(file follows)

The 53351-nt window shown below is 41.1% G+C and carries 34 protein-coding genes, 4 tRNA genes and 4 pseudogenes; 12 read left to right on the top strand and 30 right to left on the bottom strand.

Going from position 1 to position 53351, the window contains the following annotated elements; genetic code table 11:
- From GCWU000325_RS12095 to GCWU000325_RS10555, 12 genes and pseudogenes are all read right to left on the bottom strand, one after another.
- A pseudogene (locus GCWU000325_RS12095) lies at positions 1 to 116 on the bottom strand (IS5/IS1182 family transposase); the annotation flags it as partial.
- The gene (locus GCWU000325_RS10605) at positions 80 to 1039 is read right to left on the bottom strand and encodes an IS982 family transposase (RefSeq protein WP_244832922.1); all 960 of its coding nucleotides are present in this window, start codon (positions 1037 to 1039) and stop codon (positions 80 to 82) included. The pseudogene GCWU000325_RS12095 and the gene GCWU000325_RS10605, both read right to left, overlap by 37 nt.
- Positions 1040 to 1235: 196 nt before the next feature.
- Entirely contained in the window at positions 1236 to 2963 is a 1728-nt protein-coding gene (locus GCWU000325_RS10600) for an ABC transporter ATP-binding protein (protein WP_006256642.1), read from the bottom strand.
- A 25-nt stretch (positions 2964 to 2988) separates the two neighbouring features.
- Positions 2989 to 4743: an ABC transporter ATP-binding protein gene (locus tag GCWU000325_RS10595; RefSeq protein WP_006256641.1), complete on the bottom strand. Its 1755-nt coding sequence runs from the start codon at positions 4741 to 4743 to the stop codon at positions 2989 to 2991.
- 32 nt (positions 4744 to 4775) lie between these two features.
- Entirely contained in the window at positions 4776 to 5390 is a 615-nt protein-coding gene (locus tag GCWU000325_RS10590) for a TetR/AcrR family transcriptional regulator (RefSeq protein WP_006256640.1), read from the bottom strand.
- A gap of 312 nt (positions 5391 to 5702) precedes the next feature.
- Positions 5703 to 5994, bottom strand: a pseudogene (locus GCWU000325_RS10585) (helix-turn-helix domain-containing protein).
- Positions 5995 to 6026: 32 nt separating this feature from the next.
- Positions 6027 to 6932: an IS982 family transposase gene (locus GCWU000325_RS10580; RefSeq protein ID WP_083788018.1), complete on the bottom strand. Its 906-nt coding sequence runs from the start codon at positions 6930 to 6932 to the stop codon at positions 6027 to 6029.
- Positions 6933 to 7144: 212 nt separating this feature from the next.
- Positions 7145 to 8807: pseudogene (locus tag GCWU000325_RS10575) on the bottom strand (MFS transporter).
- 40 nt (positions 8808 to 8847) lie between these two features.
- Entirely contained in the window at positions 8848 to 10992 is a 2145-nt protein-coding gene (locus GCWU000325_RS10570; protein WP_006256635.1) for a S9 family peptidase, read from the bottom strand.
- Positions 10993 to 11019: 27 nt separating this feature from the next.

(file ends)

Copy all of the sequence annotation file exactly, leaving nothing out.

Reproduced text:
The 53351-nt window shown below is 41.1% G+C and carries 34 protein-coding genes, 4 tRNA genes and 4 pseudogenes; 12 read left to right on the top strand and 30 right to left on the bottom strand.

Going from position 1 to position 53351, the window contains the following annotated elements; genetic code table 11:
- From GCWU000325_RS12095 to GCWU000325_RS10555, 12 genes and pseudogenes are all read right to left on the bottom strand, one after another.
- A pseudogene (locus GCWU000325_RS12095) lies at positions 1 to 116 on the bottom strand (IS5/IS1182 family transposase); the annotation flags it as partial.
- The gene (locus GCWU000325_RS10605) at positions 80 to 1039 is read right to left on the bottom strand and encodes an IS982 family transposase (RefSeq protein WP_244832922.1); all 960 of its coding nucleotides are present in this window, start codon (positions 1037 to 1039) and stop codon (positions 80 to 82) included. The pseudogene GCWU000325_RS12095 and the gene GCWU000325_RS10605, both read right to left, overlap by 37 nt.
- Positions 1040 to 1235: 196 nt before the next feature.
- Entirely contained in the window at positions 1236 to 2963 is a 1728-nt protein-coding gene (locus GCWU000325_RS10600) for an ABC transporter ATP-binding protein (protein WP_006256642.1), read from the bottom strand.
- A 25-nt stretch (positions 2964 to 2988) separates the two neighbouring features.
- Positions 2989 to 4743: an ABC transporter ATP-binding protein gene (locus tag GCWU000325_RS10595; RefSeq protein WP_006256641.1), complete on the bottom strand. Its 1755-nt coding sequence runs from the start codon at positions 4741 to 4743 to the stop codon at positions 2989 to 2991.
- 32 nt (positions 4744 to 4775) lie between these two features.
- Entirely contained in the window at positions 4776 to 5390 is a 615-nt protein-coding gene (locus tag GCWU000325_RS10590) for a TetR/AcrR family transcriptional regulator (RefSeq protein WP_006256640.1), read from the bottom strand.
- A gap of 312 nt (positions 5391 to 5702) precedes the next feature.
- Positions 5703 to 5994, bottom strand: a pseudogene (locus GCWU000325_RS10585) (helix-turn-helix domain-containing protein).
- Positions 5995 to 6026: 32 nt separating this feature from the next.
- Positions 6027 to 6932: an IS982 family transposase gene (locus GCWU000325_RS10580; RefSeq protein ID WP_083788018.1), complete on the bottom strand. Its 906-nt coding sequence runs from the start codon at positions 6930 to 6932 to the stop codon at positions 6027 to 6029.
- Positions 6933 to 7144: 212 nt separating this feature from the next.
- Positions 7145 to 8807: pseudogene (locus tag GCWU000325_RS10575) on the bottom strand (MFS transporter).
- 40 nt (positions 8808 to 8847) lie between these two features.
- Entirely contained in the window at positions 8848 to 10992 is a 2145-nt protein-coding gene (locus GCWU000325_RS10570; protein WP_006256635.1) for a S9 family peptidase, read from the bottom strand.
- Positions 10993 to 11019: 27 nt separating this feature from the next.